Delegate the non-player characters and even monsters to the idle players. For groups who particularly enjoy roleplaying and collaborative storytelling, write down a few quick notes about NPCs on a card. When the NPC enters a scene, give control of the character to a player.
Depending on your players’ dispositions, you might also recruit idle players to run monsters in a battle. This works especially well in a simple fight where you expect the PCs to win. If the foes bring complicated abilities or motives, or if their power threatens to slay characters, I would avoid giving up control. When a GM kills a character, it comes in the line of duty, but a player should not take the heat for killing a PC.
Separate the players into their own rooms. Even when you split a party, players tend to remain at the same table. This lets inactive players watch the story and lets the DM switch easily from one subgroup to another.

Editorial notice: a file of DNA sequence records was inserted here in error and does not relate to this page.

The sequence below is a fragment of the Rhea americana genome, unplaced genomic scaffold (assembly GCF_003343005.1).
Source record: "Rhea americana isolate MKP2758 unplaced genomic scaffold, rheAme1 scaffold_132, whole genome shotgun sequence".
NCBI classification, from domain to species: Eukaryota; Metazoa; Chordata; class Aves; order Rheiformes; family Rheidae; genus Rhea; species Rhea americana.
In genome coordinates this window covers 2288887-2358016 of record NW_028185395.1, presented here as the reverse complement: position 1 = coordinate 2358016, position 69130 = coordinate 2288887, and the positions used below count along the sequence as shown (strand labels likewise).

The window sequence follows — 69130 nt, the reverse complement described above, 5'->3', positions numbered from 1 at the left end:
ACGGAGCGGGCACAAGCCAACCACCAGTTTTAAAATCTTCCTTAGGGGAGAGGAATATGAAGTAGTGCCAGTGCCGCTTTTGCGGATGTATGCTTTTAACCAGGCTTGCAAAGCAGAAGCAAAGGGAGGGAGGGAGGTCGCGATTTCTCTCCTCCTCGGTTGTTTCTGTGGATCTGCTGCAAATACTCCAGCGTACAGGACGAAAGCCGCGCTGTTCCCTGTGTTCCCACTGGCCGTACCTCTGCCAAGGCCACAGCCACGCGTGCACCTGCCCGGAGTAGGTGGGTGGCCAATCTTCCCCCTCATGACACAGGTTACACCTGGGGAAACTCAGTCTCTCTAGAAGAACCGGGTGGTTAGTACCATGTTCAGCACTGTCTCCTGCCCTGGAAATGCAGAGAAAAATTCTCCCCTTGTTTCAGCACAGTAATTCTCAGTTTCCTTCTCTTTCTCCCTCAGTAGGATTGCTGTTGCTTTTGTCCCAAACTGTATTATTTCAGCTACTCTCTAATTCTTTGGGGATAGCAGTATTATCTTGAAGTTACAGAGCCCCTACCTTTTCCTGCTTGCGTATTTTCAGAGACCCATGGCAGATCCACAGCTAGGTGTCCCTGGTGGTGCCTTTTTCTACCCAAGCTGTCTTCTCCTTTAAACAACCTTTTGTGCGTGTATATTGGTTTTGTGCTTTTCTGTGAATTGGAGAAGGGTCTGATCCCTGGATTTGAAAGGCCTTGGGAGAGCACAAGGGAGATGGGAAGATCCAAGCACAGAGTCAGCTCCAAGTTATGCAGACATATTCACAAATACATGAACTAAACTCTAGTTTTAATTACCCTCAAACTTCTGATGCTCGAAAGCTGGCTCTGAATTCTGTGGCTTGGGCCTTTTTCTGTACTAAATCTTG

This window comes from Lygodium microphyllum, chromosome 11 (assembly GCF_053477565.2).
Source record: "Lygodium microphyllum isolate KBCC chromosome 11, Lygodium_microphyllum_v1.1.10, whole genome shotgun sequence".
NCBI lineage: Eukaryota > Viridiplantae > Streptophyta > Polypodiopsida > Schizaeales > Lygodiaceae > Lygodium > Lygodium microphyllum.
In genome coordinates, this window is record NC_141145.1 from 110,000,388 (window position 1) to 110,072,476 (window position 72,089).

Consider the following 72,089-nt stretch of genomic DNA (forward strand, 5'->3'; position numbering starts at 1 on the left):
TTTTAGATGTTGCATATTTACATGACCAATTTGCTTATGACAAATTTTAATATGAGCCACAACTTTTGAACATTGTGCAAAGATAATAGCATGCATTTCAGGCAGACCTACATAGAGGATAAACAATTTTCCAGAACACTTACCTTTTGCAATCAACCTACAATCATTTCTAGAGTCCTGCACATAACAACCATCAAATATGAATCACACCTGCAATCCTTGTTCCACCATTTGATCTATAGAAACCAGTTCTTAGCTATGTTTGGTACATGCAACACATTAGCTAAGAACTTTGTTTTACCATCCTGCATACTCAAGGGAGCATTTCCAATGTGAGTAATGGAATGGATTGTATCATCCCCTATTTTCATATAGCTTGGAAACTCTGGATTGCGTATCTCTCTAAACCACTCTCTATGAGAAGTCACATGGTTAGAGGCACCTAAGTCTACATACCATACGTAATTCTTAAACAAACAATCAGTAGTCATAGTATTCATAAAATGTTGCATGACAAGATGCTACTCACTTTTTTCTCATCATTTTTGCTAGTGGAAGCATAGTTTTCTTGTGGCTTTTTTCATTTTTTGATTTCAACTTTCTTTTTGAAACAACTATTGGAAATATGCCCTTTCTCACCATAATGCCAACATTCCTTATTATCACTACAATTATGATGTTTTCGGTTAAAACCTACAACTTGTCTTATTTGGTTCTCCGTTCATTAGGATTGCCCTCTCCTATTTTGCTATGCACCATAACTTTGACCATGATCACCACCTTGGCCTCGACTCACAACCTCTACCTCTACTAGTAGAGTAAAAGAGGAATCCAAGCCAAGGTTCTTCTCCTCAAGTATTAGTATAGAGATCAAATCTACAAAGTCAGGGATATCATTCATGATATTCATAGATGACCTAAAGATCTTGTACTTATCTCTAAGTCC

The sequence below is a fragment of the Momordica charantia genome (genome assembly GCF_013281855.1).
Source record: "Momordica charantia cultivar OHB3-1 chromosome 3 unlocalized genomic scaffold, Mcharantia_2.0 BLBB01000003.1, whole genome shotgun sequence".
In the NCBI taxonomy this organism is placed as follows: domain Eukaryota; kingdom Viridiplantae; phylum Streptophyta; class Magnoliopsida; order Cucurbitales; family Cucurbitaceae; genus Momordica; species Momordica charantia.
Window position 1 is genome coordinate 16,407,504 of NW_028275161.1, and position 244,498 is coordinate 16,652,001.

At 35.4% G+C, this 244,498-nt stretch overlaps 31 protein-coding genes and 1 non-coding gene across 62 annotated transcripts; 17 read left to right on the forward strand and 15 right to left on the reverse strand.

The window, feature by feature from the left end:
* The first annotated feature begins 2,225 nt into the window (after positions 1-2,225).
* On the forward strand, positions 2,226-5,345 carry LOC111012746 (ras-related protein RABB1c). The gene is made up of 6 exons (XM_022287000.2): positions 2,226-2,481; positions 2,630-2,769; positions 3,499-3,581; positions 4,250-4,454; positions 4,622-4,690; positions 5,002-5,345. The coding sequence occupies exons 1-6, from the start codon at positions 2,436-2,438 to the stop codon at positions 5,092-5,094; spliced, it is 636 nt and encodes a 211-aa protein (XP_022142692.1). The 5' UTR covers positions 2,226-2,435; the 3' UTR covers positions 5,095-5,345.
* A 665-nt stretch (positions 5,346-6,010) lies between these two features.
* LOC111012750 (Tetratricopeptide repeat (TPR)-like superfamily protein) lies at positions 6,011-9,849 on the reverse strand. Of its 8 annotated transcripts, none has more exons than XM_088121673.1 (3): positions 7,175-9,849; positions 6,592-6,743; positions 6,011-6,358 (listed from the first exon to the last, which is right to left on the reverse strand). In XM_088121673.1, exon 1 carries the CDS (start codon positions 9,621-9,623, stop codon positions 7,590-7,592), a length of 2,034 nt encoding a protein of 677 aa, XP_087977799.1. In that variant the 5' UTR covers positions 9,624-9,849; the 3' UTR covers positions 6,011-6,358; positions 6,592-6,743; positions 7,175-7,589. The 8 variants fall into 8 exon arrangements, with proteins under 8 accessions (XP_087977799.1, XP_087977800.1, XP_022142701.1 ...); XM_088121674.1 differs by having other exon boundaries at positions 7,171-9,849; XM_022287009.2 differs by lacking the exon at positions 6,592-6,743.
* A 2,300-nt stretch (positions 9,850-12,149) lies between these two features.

While sharing a table, the spectators learn things that their characters don’t. Most players take it as a point of honor not to use their unearned knowledge. If not, remind them to play in character based on what their character knows.
Occasionaly separating players to different rooms can add fun though. No player has access to hidden information, so decisions become more interesting. Everyone feels an added sense of peril and concern for their missing comrades.
If you separate players, frequent switches become more important, so the groups should be as near as the kitchen and the dining room. Make the separation temporary. Your players came to play together.